The LA Times is reporting Cargo decline is another sign of slowing economy.
Cargo containers crammed with foreign-made goods that were supposed to set a record in August at major U.S. ports took an unexpected turn, with imports sinking 1.4% in another sign of the slowing of the economy.
Imports of items as diverse as toys and tiles could also be lower in September and October, when retailers will be stocking shelves for the holidays, because shell-shocked shoppers are expected to continue to pull back.
[Mish Comment – See Consumer Credit vs. Weakening Demand for more on “Toy Wars”]
The slump in oceangoing imports unloaded at the 10 largest U.S. container ports in August was the first drop since Global Insight began its monthly Port Tracker report in 2005. The number stunned some port watchers. “When I first saw these numbers, I called the researchers and asked them if they had left a column out of the spreadsheet. I thought it was a typo,” said Craig Shearman, vice president of the National Retail Federation, which pays Global Insight to conduct the trade research.
“The dollar has depreciated so much that American goods are more competitive,” said Sung Won Sohn, chief executive of Hanmi Bank in Los Angeles. On the other hand, the import decline “tells you about what retailers are thinking about the holiday shopping season. They’ve cut back orders.”
Given the pressure on consumers’ budgets, economist Scott Hoyt expects modest spending growth through the year. “As long as we continue to have at least decent job gains with tight labor markets, then we’ll have enough growth and wage income to support positive spending growth,” said Hoyt, with Moody’s Economy.com.
- Building material imports – down 20%
- Furniture imports – down 17%
- Clothing imports – down 10%
- Footwear – down 8%
What’s Gathering Dust in Warehouses?
- Light fixtures
- Anything related to home sales
“As long as we continue to have at least decent job gains with tight labor markets, then we’ll have enough growth and wage income to support positive spending growth” says economist Scott Hoyt at Moody’s.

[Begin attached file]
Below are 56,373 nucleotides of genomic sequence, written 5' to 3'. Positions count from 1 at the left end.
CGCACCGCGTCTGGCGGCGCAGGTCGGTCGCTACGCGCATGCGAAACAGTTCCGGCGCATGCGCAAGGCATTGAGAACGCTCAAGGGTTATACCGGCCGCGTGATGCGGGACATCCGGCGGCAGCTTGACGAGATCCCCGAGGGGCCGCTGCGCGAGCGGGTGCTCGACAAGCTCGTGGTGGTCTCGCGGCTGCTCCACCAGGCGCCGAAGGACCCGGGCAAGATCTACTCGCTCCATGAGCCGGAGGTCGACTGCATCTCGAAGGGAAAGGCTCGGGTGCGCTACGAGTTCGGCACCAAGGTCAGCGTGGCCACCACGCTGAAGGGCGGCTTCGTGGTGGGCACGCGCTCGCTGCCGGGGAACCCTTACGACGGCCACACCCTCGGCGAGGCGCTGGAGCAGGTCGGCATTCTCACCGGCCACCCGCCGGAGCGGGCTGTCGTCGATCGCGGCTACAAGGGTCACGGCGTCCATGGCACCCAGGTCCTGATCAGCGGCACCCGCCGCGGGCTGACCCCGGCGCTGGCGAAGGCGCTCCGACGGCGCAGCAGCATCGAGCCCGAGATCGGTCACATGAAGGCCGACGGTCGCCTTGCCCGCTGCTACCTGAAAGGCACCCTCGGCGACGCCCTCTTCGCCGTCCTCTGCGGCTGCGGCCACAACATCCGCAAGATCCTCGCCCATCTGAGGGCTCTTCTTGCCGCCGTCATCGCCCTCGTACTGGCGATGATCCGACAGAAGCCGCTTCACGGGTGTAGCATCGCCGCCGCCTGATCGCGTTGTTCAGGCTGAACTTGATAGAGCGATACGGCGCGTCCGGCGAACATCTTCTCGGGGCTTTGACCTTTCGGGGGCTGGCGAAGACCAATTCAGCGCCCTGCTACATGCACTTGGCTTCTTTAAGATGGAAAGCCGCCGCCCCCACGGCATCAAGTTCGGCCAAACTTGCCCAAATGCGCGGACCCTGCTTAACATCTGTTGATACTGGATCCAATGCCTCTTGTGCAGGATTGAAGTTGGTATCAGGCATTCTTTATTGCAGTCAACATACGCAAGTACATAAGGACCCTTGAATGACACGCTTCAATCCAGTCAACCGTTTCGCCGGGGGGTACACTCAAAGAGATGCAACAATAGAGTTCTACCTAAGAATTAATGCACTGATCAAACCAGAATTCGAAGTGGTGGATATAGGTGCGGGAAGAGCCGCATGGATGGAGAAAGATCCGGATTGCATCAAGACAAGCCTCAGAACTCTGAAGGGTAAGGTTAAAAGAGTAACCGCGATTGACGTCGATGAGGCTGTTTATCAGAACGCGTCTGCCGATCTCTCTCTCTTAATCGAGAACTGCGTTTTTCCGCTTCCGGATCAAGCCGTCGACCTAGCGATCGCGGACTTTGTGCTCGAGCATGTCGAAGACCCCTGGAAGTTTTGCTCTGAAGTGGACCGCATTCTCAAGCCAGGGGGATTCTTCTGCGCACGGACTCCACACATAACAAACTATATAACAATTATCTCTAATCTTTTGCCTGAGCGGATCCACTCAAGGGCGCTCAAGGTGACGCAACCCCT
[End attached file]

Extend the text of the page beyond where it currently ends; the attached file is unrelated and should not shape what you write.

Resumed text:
I question that opinion. A few numbers might show why.
Job Gains and Losses
- Last month we added 73,000 private sector jobs, but manufacturing employment decreased by 18,000. Over the year, manufacturing lost 223,000 jobs.
- In construction, residential specialty trade contractors shed 15,000 jobs over the month and 160,000 since February 2006.
- Employment in food services and drinking places increased by 25,000 in September. This industry has added 355,000 jobs over the year.
The US economy just cannot keep humming along while shedding manufacturing jobs month after month while gaining jobs at Wal-Mart (WMT) and Pizza Hut (YUM) to replace them. We can’t all get rich serving pizzas to each other can we? For more discussion on jobs please see September Jobs – Crisis Averted?
What About the Weather?
Inquiring minds just might be asking about the weather. Professor Depew was all over that idea in point number 1 of Tuesday’s Five Things. Let’s have a look at Heat Cools Retail Sales.
U.S. retail sales in September rose at the slowest pace in five months as consumers cut back spending because of unseasonably warm weather, the International Council of Shopping Centers and UBS Securities (UBS) said in a preliminary statement, according to Bloomberg.
- Sales at stores open at least 12 months gained 2% from a year earlier.
- That’s the smallest since same-store sales increase since sales fell 1.9% in April.
- The results were on the low end of the ICSC’s forecast of 2% to 2.5%.
- Last month was the eighth-warmest September since 1895, according to Planalytics Inc., Bloomberg said.
- Wal-Mart (WMT) earlier this month lowered prices on some toys more than two weeks earlier than 2006.
- And Target (TGT) on Sep. 24 cut its monthly sales forecast in half.
Here’s another one for Kevin’s list: The Children’s Place Retail Stores Warns On Sales.
In light of September sales and margin results and its revised outlook for the month of October, it now anticipates that earnings per share for the third quarter of fiscal 2007 will come in at least 60% below the low end of its previous guidance of $0.94 to $1.02 given on August 23, 2007.
“Clearly we are disappointed with current business trends and our outlook for the second half of the year,” said Chuck Crovitz, Interim Chief Executive Officer of The Children’s Place Retail Stores, Inc. “Our results primarily reflect inventory levels at both brands that are higher than we would like given current sales trends, particularly at The Children’s Place brand. As a result, we had to take a substantial amount of unplanned markdowns during September, resulting in merchandise margins well below our plans. At this time, we believe these trends are likely to continue through the remainder of the year.”
The Company further commented that it believes certain external factors, such as the unseasonably warm weather particularly in the last 10 days of the month, put substantial pressure on the business.
It’s quite amazing that 10 days of warm weather could cause a 60% decline in sales estimates for the Children’s Place (PLCE) for the entire quarter. But what’s even more amazing given shipping lead times, was the “just in time” falloff in cargo shipments at the Port of LA right ahead of 10 days of unseasonably warm weather. Somehow those importers must have known this horrendous weather was coming in advance.
Mike Shedlock / Mish/